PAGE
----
(CNN)A Texas jury sentenced a former police officer to 15 years in prison Wednesday night for the shooting death of an unarmed African-American teen in a Dallas suburb.
The jury deliberated for 12 hours before deciding the fate of former Balch Springs officer Roy Oliver. In addition to the prison term, it imposed a fine of $10,000.
Oliver was convicted of murder Tuesday by the same jury for the killing of high school freshman Jordan Edwards, 15. He fired into a car full of teens on April 29 last year, saying he believed it was moving aggressively toward his partner.
Dallas County District Attorney Faith Johnson described Oliver as a “killer in blue” who violated his oath to protect citizens. Prosecutors sought a sentence of at least 60 years while the defense argued for 20 years or less.
Johnson said she wished Oliver’s sentence was much longer, but she respected the jury’s decision and realizes a guilty verdict for an officer is rare in police shootings.
Charmaine Edwards said she would have preferred a sentence of 25 to 30 years for the killer of the stepson she raised.
“He actually can see life again after 15 years,” she said. “And that’s not enough because Jordan can’t see life again.”
‘This case is not just about Jordan’
A day before the sentencing, the rare guilty verdict in the trial of a police officer prompted gasps and sobs in the courtroom.
Few police officers face trial in shooting deaths, and even fewer are convicted. Most police-involved shooting deaths, including Philando Castile’s in Minnesota and Alton Sterling’s in Louisiana, have ended in acquittals or no charges despite national protests condemning police brutality.
“We don’t want another parent to have to go through what this family has had to deal with,” Jordan’s family attorney, Daryl Washington, said. “This case is not just about Jordan. It’s about Tamir Rice. It’s about Walter Scott. It’s about Alton Sterling. It’s about every African-American … who have been killed and who have not gotten justice.”
Private party turns deadly
Jordan’s family said he was at a private party with his two brothers and two friends when someone announced that police had been dispatched. The group headed to the car.
Around 11 p.m., Oliver and another officer responded to the home after reports of underage drinking. While in the residence searching for the homeowner, they heard what they believed were gunshots nearby, police said.
One officer went to the area where he heard the gunshots, and Oliver went to his squad car and retrieved his patrol rifle, according to an arrest warrant by the Dallas County Sheriff’s Office.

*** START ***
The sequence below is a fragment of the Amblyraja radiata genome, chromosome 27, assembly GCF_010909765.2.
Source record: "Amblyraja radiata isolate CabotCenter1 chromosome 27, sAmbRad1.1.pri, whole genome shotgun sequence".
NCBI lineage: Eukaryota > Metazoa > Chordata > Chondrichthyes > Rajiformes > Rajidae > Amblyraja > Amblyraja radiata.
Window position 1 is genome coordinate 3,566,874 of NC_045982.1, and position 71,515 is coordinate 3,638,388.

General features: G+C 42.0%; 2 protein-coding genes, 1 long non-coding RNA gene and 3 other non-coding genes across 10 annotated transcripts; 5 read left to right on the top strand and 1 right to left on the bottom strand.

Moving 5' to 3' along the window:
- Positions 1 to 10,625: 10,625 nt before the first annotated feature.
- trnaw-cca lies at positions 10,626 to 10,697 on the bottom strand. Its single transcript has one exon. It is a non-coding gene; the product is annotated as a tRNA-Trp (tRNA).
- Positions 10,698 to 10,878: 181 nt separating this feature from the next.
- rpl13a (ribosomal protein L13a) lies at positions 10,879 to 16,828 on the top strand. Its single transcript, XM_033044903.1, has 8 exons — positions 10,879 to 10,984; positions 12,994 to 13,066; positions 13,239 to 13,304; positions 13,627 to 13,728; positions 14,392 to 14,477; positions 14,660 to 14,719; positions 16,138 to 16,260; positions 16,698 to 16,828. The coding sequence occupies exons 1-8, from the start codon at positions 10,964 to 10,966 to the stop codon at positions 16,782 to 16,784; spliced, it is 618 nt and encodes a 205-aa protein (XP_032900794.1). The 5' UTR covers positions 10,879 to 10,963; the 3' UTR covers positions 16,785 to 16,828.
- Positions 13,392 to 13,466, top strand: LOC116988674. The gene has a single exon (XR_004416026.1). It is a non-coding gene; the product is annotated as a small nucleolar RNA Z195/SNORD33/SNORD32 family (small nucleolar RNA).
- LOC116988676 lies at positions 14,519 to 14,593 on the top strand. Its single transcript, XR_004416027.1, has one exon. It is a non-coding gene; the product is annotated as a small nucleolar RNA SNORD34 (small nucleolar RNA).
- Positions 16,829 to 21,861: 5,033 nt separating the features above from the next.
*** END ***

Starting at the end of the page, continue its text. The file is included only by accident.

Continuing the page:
The officer who was with Oliver saw a Chevrolet Impala reversing and repeatedly ordered it to stop. He then approached the vehicle from the passenger side with his weapon drawn, police said.
The vehicle stopped, then slowly moved forward as the officer punched the passenger door window, breaking it, the arrest warrant said.
Oliver discharged multiple rounds from his patrol rifle as the vehicle drove past him, the arrest warrant said. One bullet struck Jordan, who was a passenger in the car.
Jordan’s father said neither the teen nor his group posed a threat to the officers’ safety.
Defense: Officer had to make a quick decision
During closing arguments, Johnson described the teen as a model student — hardworking, smart and always smiling.
“He was a great athlete, football player, student,” she said. “”This man right here, Roy Oliver, took his life. He’s a police officer that we trusted to protect us, to keep us safe.”
Defense attorney Bob Gill said there was no question Jordan was an exceptional teen. However, he said, Oliver had to make a split-second decision to protect his partner.
“He did not know who Jordan was. His loyalty and fidelity to his partner caused him to act,” Gill said.
After the shooting, Balch Springs Police Chief Jonathan Haber initially said the car Jordan was riding in was moving aggressively toward police — leading Oliver to fire his rifle.
But days later, Haber said he misspoke, adding that body camera footage showed the car was driving forward, away from the officers — not reversing toward them. Haber fired Oliver shortly afterward.
The jury convicted Oliver of murder, but found him not guilty of two lesser charges of aggravated assault and manslaughter. His legal team said it plans to appeal the verdict, CNN affiliate KTVT said.
Body cameras played a crucial role
Police body camera footage played a crucial role in the conviction.
Calls for police body cameras have grown as incidents of police brutality make headlines nationwide, with dozens of major police departments using them to provide transparency and accountability.
Jordan’s shooting was one of several recent deaths of African-American men at the hands of police, which have sparked national protests and a debate on police conduct.
Convictions such as Oliver’s are rare mostly because when an officer says the person flashed a gun or made a sudden move, jurors tend to side with them, said Kristen Clarke, president and executive director of the Lawyers’ Committee for Civil Rights Under Law.
“At the end of day, officers in their badge and uniform enjoy the benefit of the doubt,” Clarke said last year.
In one case, former South Carolina officer Michael Slager was sentenced to 20 years in federal prison for the 2015 shooting death of Walter Scott. Before the sentencing in December, his 2016 state murder trial had ended in a mistrial.